Dan Hicks nicely captured one of the rubs of making music with his song title “How Can I Miss You When You Won’t Go Away?” Decade-spanning hit makers are rare, and decades-spanning hit makers rarer still. So it is that ZZ Top has enjoyed a few years of renewed reverence largely due to laying low for a spell. The band hasn’t had a million-selling album in 18 years and hasn’t had a charting hit in 26. There hasn’t even been an album since “Mescalero” quietly stiffed nine years ago.
During the break since, ZZT was inducted into the Rock and Roll Hall of Fame, toured tirelessly to a now-cross-generational audience and teamed up with producer Rick Rubin to make a new album. Over the past 25 years, Rubin has — if you’ll allow a ZZ-apropos metaphor — transformed from a car designer to a mechanic who gets classics running again. A full ZZT album — produced by Rubin and singer/guitarist Billy F. Gibbons — is due later this year. Until then there’s the “Texicali” EP, the band’s first new set of songs since 2003.
Gibbons’ playing is tight and on point throughout. Little fragments from riffs and solos past seem faintly audible as though each song in the band’s catalog is a customized piece of origami folded from the same piece of paper. It’s a mesmerizing balance between familiar and new. Bassist Dusty Hill and drummer Frank Beard continue to drag heavy metal through their bluesy swamp. The effect of Gibbons’ pointed solos popping in and out of the rhythm section retains a visceral charge particularly on “Consumption.”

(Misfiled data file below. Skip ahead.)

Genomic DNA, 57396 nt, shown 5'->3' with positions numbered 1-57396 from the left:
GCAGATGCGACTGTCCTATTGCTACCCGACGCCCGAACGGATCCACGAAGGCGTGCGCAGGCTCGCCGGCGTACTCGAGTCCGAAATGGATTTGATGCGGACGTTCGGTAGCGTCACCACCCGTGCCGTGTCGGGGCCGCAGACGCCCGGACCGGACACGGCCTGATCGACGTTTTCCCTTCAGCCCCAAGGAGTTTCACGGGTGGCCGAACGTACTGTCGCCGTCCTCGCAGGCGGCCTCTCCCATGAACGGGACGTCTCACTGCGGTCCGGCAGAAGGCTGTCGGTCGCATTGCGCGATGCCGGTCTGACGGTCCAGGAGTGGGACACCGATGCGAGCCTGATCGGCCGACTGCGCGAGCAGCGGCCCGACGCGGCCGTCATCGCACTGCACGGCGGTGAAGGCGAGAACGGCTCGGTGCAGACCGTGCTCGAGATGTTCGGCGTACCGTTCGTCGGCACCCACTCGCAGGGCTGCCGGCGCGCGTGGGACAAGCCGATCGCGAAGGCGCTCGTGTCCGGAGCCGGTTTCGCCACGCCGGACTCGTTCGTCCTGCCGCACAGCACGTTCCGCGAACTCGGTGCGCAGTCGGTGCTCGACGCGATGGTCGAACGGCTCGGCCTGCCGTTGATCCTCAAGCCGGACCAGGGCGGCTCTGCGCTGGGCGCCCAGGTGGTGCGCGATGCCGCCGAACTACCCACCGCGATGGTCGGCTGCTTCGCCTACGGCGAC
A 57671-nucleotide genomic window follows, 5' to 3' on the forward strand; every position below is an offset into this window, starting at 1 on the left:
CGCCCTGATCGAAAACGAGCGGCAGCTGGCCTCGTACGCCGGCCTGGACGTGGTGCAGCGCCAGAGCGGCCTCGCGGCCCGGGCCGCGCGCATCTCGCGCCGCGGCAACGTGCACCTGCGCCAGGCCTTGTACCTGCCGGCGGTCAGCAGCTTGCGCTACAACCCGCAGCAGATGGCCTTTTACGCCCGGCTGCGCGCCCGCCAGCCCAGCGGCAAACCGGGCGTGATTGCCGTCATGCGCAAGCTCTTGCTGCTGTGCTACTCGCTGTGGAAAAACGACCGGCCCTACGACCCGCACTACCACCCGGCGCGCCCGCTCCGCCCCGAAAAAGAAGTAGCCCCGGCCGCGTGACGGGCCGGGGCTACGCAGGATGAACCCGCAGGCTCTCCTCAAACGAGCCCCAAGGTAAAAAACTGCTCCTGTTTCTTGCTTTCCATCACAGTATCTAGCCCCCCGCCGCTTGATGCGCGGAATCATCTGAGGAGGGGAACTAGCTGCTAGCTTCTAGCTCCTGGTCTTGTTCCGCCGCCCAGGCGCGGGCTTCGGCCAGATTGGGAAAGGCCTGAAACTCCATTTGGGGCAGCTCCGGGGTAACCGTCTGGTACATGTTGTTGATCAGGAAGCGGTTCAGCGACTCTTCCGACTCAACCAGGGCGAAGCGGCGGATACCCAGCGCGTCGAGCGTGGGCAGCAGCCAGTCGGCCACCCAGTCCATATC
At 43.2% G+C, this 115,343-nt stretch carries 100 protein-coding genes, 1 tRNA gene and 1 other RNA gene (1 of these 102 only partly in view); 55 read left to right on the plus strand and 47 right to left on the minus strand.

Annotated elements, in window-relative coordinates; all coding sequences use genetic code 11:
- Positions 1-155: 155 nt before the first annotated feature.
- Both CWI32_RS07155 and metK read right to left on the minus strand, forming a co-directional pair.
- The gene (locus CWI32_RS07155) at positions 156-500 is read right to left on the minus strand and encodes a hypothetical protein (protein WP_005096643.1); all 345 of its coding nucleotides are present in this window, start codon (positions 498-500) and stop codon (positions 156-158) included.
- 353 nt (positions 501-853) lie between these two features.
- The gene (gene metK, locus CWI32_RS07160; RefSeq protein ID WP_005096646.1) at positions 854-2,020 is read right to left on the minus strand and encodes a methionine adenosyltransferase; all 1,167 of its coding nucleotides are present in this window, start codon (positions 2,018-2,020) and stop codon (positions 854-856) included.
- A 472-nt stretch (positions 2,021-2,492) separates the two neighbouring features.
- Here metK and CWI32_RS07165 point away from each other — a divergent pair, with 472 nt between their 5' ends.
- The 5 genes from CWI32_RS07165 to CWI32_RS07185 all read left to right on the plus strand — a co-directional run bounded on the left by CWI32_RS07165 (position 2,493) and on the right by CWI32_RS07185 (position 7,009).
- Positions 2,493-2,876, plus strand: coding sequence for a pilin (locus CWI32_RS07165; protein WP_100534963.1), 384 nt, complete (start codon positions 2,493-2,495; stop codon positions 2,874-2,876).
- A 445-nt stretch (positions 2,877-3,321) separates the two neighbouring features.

Lyrically, Gibbons growls out the sort of old-school blues nastiness the band has served for more than 40 years. “Chartreuse … that color just turns me loose,” he snarls on “Chartreuse” before offering up his services. “When you get the blues, baby, I got the juice.”
The recasting of the local underground rap hit “25 Lighters” into “I Gotsta Get Paid” is a savvy crossover play that infuses ZZT’s body of work with an ageless feel: They effortlessly pooch from hip-hop thanks to a shared set of concerns (lighting things, getting paid, big speakers in the trunk of the car, etc.)
“Over You” is the sole song that doesn’t push relentlessly. It’s a rough-edged R&B ballad that provides gentle ballast to the four-song digital EP. Though it benefits over previous ZZT ballads for the lack of digitized adornment, Gibbons?? voice is allowed to crack and break with uncharacteristic clarity. It’s not likely to replicate the chart success of “Rough Boy”26 years ago, but then the “Afterburner” era is part of the past the band is looking to shake free from — a time when refining style began to swallow defining substance.
“Texicali” seems a strong reclamation statement. Presumably the band is holding back some of its strongest new material for the upcoming album. Which makes it a more tantalizing taste.